Gene-based cleansing system for liver and kidneys healthy recipe

Ingredient lists for shopping


Prep tips

Schedule tips: Served daily in small portions

Health benefits of ingredients: Lemon for cleansing, garlic, onions and sulfur rich (yellow) foods, more soups, less on raw foods (greens are half cooked), and all foods consumed between 11am to 8pm.

Gene-based regenerating healthy recipe

Ingredient lists for shopping


Prep tips

Schedule tips

Health benefits of ingredients: Yellow and red colored whole foods, pickled veggies, good protein (softer), whole foods (mostly cooked-not over cooked)

Gene-based wholesome for the teens healthy recipe

Ingredient lists for shopping


Prep tips

Schedule tips

Health benefits of ingredients: more on healthy carbs (yams), protein rich and equal amount of good fats (avocado, walnuts,others)

Please email any suggested recipes to



More breast and prostate cancers among African American women and men

breastprostateThe current epidemiological data suggest that the epidemic of breast and prostate cancers may be partially attributable to increased fat consumption, increased caloric intake during growth, low fiber, vegetable, and fruit consumption, and other lifestyle factors including exercise, alcohol, and smoking.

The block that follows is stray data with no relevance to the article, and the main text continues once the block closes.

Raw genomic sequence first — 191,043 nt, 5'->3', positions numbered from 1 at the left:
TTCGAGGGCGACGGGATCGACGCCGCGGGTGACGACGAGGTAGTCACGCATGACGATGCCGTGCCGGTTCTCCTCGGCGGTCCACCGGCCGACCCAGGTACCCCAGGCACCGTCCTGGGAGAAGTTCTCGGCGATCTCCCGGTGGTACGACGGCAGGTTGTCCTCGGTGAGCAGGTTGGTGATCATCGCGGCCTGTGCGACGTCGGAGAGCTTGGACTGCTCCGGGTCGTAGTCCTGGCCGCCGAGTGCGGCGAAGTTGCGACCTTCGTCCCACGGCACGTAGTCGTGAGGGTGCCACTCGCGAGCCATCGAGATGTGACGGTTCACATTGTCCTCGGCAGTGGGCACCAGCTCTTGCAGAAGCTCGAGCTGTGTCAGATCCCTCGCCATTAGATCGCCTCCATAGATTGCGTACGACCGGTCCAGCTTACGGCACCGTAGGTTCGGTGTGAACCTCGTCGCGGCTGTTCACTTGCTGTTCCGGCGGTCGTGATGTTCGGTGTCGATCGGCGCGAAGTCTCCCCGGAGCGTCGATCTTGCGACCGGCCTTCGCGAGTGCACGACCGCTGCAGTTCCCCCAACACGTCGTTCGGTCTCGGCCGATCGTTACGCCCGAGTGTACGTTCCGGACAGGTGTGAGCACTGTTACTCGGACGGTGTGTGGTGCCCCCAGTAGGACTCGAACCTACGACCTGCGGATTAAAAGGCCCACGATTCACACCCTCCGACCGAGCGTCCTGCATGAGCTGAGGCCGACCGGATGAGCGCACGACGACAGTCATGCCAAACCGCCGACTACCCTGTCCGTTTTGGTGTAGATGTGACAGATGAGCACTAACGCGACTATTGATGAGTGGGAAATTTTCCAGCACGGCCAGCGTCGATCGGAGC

African American men are more likely to develop prostate cancer compared with Caucasian men and are nearly 2.4 times as likely to die from the disease. Although scientists do not yet understand why prostate cancer incidence and death rates are higher among African-American men, it is widely believed that it is a combination of genetic differences, lifestyle, nutritional habits and medical care may all play a role in the statistics.

Black women in the U.S. continue to die from breast cancer at a significantly higher rate than white women, a new study says. Black women were 43 percent more likely to die from breast cancer than their white counterparts, based on the most recent available data from 2014.

The study, conducted by Sinai Urban Health Institute in collaboration with the Breast Cancer Research Foundation, found that the breast cancer mortality rate for black women is 30.7 deaths per 100,000 women, compared to 21.4 deaths per 100,000 for whites. It also found that the disparity between those two rates has grown since 1990.

The study examined race-specific mortality from breast cancer in the 50 largest cities in the U.S. between 2005 and 2014. (New Orleans was not among them.) Atlanta showed the largest increase in black-white disparity, whereas Memphis, Philadelphia and Boston showed small but statistically significant decreases in the disparity.

Connie’s comments: Both prostate and breast cancers are hormone related and can be influenced by over use of plastic materials.  Both cancers are prevalent in western countries. Both organs (prostate and breasts) require gonadal steroids for their development, and tumours that arise from them are typically hormone-dependent and have remarkable underlying biological similarities.  We should consume hormone-free milk, eggs and meat. Maintain a healthy weight and avoid sugar.